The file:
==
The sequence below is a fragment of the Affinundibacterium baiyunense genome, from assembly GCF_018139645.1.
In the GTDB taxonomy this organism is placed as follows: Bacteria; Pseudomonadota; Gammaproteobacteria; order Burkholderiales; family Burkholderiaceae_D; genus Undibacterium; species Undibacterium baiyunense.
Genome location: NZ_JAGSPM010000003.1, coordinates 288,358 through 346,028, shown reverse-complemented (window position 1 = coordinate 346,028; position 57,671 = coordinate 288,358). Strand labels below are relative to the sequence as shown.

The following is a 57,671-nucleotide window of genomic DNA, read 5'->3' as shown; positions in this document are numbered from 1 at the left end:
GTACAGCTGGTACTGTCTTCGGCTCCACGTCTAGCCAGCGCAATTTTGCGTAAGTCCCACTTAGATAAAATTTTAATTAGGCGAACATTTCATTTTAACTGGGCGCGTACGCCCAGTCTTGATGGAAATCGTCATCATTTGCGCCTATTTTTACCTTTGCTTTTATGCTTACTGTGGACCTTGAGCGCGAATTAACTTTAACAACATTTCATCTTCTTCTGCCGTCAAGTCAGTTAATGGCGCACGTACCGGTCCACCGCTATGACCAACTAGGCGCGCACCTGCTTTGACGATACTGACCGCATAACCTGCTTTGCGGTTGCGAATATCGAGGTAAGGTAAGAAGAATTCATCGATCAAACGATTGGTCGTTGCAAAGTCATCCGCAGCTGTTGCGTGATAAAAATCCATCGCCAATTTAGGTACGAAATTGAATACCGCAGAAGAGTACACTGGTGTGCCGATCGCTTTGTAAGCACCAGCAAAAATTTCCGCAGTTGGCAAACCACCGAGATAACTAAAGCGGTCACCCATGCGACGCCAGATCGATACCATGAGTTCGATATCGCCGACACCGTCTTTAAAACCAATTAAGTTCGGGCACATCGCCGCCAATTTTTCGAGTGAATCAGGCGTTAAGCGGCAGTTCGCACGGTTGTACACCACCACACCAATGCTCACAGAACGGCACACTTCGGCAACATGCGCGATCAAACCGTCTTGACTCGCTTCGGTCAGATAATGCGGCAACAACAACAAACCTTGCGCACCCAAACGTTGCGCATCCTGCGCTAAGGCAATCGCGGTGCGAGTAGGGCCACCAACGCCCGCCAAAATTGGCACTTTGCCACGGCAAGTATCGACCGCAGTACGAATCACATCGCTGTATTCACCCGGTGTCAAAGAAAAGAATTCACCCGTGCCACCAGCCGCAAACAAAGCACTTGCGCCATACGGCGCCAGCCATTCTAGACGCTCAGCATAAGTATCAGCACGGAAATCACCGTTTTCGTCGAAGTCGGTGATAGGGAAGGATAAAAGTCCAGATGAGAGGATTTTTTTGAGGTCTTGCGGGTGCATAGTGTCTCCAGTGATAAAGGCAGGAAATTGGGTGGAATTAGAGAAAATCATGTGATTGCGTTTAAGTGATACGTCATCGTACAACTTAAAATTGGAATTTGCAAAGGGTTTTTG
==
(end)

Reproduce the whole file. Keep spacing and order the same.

The sequence below is a fragment of the Affinundibacterium baiyunense genome, from assembly GCF_018139645.1.
In the GTDB taxonomy this organism is placed as follows: Bacteria; Pseudomonadota; Gammaproteobacteria; order Burkholderiales; family Burkholderiaceae_D; genus Undibacterium; species Undibacterium baiyunense.
Genome location: NZ_JAGSPM010000003.1, coordinates 288,358 through 346,028, shown reverse-complemented (window position 1 = coordinate 346,028; position 57,671 = coordinate 288,358). Strand labels below are relative to the sequence as shown.

The following is a 57,671-nucleotide window of genomic DNA, read 5'->3' as shown; positions in this document are numbered from 1 at the left end:
GTACAGCTGGTACTGTCTTCGGCTCCACGTCTAGCCAGCGCAATTTTGCGTAAGTCCCACTTAGATAAAATTTTAATTAGGCGAACATTTCATTTTAACTGGGCGCGTACGCCCAGTCTTGATGGAAATCGTCATCATTTGCGCCTATTTTTACCTTTGCTTTTATGCTTACTGTGGACCTTGAGCGCGAATTAACTTTAACAACATTTCATCTTCTTCTGCCGTCAAGTCAGTTAATGGCGCACGTACCGGTCCACCGCTATGACCAACTAGGCGCGCACCTGCTTTGACGATACTGACCGCATAACCTGCTTTGCGGTTGCGAATATCGAGGTAAGGTAAGAAGAATTCATCGATCAAACGATTGGTCGTTGCAAAGTCATCCGCAGCTGTTGCGTGATAAAAATCCATCGCCAATTTAGGTACGAAATTGAATACCGCAGAAGAGTACACTGGTGTGCCGATCGCTTTGTAAGCACCAGCAAAAATTTCCGCAGTTGGCAAACCACCGAGATAACTAAAGCGGTCACCCATGCGACGCCAGATCGATACCATGAGTTCGATATCGCCGACACCGTCTTTAAAACCAATTAAGTTCGGGCACATCGCCGCCAATTTTTCGAGTGAATCAGGCGTTAAGCGGCAGTTCGCACGGTTGTACACCACCACACCAATGCTCACAGAACGGCACACTTCGGCAACATGCGCGATCAAACCGTCTTGACTCGCTTCGGTCAGATAATGCGGCAACAACAACAAACCTTGCGCACCCAAACGTTGCGCATCCTGCGCTAAGGCAATCGCGGTGCGAGTAGGGCCACCAACGCCCGCCAAAATTGGCACTTTGCCACGGCAAGTATCGACCGCAGTACGAATCACATCGCTGTATTCACCCGGTGTCAAAGAAAAGAATTCACCCGTGCCACCAGCCGCAAACAAAGCACTTGCGCCATACGGCGCCAGCCATTCTAGACGCTCAGCATAAGTATCAGCACGGAAATCACCGTTTTCGTCGAAGTCGGTGATAGGGAAGGATAAAAGTCCAGATGAGAGGATTTTTTTGAGGTCTTGCGGGTGCATAGTGTCTCCAGTGATAAAGGCAGGAAATTGGGTGGAATTAGAGAAAATCATGTGATTGCGTTTAAGTGATACGTCATCGTACAACTTAAAATTGGAATTTGCAAAGGGTTTTTG